We sat watching the sun rise behind the Gateway to India arch on our first day in Mumbai (Bombay). Our overnight train from Panaji had arrived at 5 am and it would be several hours before we could get into our hotel room. The city of millions was just starting to wake.
I wondered if I should be nervous as we walked down the empty, dark streets on our way to the arch. A few lone men stood in the shadows, but seemed harmless. Near the arch a chai stand was gathering a crowd waiting for their morning tea.
By the time it was light out, groups of locals and Indian tourists were crowded along the waterfront. A man tossed a large bag of seeds at group of pigeons causing a flurry of feathers.
Across the street the Taj Mahal Palace Hotel stood majestically. Turban wearing men clad in all white greeted the early morning guests. As cars entered the round about, guards searched underneath them with long handled mirrors, a safety precaution after the 2008 terrorist attack that killed 166 people.
At first glance, Mumbai was not what I expected in a big Indian city. We stayed in the tourist area of Coloba and it was not nearly as crowded as I thought it would be. The area was fairly clean and I only saw a few cows. The traffic wasn’t bad at all. I hardly had any trouble crossing the street.
Perhaps I am getting used to the craziness that is India, but this part of Mumbai seemed down right mellow. I would compare it to New York City’s Greenwich Village area, still city, but kind of laid back.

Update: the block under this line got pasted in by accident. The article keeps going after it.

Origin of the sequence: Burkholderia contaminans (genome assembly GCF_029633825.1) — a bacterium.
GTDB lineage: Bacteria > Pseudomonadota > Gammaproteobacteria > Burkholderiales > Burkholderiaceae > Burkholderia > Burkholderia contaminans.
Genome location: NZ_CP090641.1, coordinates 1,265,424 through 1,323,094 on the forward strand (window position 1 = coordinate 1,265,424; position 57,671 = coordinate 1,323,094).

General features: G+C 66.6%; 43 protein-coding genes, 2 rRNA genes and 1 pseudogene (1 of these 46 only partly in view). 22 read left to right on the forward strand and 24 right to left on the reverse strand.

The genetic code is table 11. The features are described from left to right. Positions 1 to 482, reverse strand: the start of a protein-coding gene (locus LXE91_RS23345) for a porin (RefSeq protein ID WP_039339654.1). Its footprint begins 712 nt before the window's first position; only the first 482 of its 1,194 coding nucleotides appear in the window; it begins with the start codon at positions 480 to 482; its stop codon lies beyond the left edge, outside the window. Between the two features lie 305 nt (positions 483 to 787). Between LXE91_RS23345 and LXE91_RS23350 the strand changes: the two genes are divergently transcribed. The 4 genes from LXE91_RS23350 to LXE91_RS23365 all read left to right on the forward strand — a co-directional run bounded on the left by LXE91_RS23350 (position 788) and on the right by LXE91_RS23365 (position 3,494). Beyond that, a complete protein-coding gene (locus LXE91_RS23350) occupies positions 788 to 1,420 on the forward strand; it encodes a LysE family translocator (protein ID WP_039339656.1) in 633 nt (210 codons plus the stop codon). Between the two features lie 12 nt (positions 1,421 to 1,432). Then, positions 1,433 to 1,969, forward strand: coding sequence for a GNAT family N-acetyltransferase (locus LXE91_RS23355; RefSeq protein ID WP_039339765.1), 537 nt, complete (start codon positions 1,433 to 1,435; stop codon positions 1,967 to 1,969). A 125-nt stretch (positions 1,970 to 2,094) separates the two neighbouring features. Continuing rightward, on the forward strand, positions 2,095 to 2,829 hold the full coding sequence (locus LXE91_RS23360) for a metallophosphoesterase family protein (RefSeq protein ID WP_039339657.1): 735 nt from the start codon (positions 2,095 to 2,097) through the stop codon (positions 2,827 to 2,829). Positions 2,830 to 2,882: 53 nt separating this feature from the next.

We spent the morning wandering around the area. We explored the art district, but the galleries were closed.
The architecture of the nearby university made me think Harry, Ron, and Herminone would be showing up any minute.
As we sat outside the cricket field, we were approached by a Bollywood scout asking if we would be available to be extras in a movie. Unfortunately (for me, at least), we were heading out to visit the Ellora Caves the next day. The rest of my family thought it would have been boring, but I thought it would be fun.
We took the opportunity of being in a big city to enjoy some American comforts like Starbuck’s, Dominos Pizza, and McDonald’s. McDonald’s in India is especially different with no pork or beef products. I stuck with fillet o’ fish, chicken nuggets, and french fries, which taste the same as in the US. I didn’t brave the Aloo Tikka or Paneer sandwiches. I considered the chicken Maharaja Big Mac, but “chickened” out.
We took a city tour to explore outside the Colaba neighborhood.
We were taken to see a huge public laundry, which our guide told us was the biggest in India.
We visited Haji Ali Mosque that is reached by a walking along a causeway out into the bay. The promontory was lined with shops on one side and handicapped beggers on the other.
We also explored the hanging gardens, one of the only green spaces in the city.
A highlight of the tour was visiting Mani Bhavan where Ghandi spent time while in Mumbai. The puppet displays were strange, but informative. Seeing the Ghandi’s room set up like when he was there was powerful.
I really liked Mumbai. We only spent a few days there and I feel like we only scratched the surface of this sprawling metropolis that with so few skyscrapers doesn’t quite feel like a big city, despite its population of millions.